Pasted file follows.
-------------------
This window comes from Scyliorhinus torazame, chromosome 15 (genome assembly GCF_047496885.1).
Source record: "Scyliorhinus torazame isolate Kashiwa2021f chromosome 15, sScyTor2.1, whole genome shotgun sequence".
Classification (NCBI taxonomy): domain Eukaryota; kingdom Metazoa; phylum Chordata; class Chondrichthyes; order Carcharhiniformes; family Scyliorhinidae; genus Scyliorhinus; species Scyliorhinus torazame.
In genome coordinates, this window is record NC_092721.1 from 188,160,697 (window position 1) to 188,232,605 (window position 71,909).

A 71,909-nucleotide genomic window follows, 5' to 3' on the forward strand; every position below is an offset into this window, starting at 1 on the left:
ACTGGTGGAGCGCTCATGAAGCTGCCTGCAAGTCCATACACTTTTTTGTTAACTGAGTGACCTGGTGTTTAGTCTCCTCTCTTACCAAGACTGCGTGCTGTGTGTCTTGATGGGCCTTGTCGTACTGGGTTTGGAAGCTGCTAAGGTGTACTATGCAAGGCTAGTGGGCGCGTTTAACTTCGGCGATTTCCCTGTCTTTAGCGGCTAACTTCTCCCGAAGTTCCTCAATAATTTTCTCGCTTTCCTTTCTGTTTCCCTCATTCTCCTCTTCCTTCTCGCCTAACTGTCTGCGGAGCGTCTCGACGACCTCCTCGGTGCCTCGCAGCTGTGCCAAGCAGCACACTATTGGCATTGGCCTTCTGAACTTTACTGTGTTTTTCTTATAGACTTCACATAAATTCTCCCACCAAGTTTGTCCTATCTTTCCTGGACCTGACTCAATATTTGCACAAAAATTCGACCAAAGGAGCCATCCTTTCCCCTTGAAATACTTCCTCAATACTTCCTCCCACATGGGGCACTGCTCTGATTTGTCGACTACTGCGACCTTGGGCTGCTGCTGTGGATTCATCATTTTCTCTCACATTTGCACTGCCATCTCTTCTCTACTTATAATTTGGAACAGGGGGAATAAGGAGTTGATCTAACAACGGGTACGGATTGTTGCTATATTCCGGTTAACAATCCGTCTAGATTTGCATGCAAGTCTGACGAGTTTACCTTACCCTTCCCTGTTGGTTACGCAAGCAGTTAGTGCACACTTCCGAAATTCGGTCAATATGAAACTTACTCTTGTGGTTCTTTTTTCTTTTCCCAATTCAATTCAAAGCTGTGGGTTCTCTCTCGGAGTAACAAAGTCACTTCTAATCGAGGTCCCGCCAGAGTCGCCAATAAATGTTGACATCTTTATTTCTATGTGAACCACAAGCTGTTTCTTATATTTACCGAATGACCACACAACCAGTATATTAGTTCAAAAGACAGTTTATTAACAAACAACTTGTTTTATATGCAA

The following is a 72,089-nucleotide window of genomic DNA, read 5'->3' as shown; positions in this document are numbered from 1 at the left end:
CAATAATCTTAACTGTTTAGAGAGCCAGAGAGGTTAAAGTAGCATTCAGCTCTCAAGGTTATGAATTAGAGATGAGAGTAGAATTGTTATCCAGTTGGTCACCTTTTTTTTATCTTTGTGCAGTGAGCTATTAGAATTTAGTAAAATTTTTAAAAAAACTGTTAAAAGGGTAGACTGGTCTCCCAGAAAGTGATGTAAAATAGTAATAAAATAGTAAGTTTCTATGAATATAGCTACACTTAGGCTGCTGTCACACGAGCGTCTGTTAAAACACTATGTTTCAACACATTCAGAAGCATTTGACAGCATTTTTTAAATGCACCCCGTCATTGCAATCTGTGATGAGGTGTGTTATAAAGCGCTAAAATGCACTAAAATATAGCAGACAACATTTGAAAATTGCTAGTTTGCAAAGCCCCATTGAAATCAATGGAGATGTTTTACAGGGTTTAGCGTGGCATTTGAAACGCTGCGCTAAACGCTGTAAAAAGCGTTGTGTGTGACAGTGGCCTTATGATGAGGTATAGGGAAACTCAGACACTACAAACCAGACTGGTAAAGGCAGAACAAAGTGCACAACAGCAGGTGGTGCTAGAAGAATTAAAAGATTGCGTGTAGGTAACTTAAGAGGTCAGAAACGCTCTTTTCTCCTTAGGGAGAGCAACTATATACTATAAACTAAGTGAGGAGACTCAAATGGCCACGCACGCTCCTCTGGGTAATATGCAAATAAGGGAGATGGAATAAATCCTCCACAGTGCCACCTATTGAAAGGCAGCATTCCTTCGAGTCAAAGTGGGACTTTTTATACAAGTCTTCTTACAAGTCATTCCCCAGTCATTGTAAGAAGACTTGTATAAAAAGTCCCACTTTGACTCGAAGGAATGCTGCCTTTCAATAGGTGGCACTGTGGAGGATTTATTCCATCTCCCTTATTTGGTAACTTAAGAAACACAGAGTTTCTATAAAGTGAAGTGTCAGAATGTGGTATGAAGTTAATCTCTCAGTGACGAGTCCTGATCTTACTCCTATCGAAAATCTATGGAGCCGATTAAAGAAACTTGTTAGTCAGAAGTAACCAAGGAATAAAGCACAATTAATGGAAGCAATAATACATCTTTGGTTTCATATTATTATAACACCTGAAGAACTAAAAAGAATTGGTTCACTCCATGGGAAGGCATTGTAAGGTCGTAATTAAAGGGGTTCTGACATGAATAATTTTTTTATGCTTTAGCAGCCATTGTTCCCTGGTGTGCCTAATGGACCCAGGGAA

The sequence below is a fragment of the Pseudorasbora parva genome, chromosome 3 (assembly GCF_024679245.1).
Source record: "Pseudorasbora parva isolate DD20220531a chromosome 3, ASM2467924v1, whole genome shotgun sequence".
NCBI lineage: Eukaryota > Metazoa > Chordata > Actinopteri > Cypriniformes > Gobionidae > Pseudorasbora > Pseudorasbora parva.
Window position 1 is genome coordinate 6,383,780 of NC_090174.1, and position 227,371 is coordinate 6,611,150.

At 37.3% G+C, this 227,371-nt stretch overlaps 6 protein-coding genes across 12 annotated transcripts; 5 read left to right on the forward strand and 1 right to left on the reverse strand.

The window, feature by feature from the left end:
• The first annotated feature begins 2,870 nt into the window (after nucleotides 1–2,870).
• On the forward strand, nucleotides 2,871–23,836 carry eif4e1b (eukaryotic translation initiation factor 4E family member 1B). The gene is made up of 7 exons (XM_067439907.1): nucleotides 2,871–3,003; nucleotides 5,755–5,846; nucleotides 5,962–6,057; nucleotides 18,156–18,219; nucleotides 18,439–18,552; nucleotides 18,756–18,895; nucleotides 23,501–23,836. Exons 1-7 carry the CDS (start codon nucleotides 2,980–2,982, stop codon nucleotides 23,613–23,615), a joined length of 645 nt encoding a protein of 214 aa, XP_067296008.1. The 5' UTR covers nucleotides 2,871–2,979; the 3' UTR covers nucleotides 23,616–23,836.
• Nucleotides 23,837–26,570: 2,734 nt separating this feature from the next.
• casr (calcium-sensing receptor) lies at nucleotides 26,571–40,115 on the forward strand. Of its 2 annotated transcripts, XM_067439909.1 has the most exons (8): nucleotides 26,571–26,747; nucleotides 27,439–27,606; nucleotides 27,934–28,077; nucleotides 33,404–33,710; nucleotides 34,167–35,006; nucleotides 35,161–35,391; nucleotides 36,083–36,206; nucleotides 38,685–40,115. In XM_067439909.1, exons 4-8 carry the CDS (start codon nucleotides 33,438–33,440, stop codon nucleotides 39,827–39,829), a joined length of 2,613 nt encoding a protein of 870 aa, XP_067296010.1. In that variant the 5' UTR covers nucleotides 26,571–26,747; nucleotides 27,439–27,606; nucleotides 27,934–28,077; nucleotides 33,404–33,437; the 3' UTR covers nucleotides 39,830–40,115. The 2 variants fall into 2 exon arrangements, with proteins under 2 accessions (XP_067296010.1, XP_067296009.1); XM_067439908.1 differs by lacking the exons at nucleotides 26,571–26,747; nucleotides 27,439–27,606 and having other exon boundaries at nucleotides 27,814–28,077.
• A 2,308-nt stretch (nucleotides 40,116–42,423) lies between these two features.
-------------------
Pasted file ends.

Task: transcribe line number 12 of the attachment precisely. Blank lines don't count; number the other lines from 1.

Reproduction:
Window position 1 is genome coordinate 6,383,780 of NC_090174.1, and position 227,371 is coordinate 6,611,150.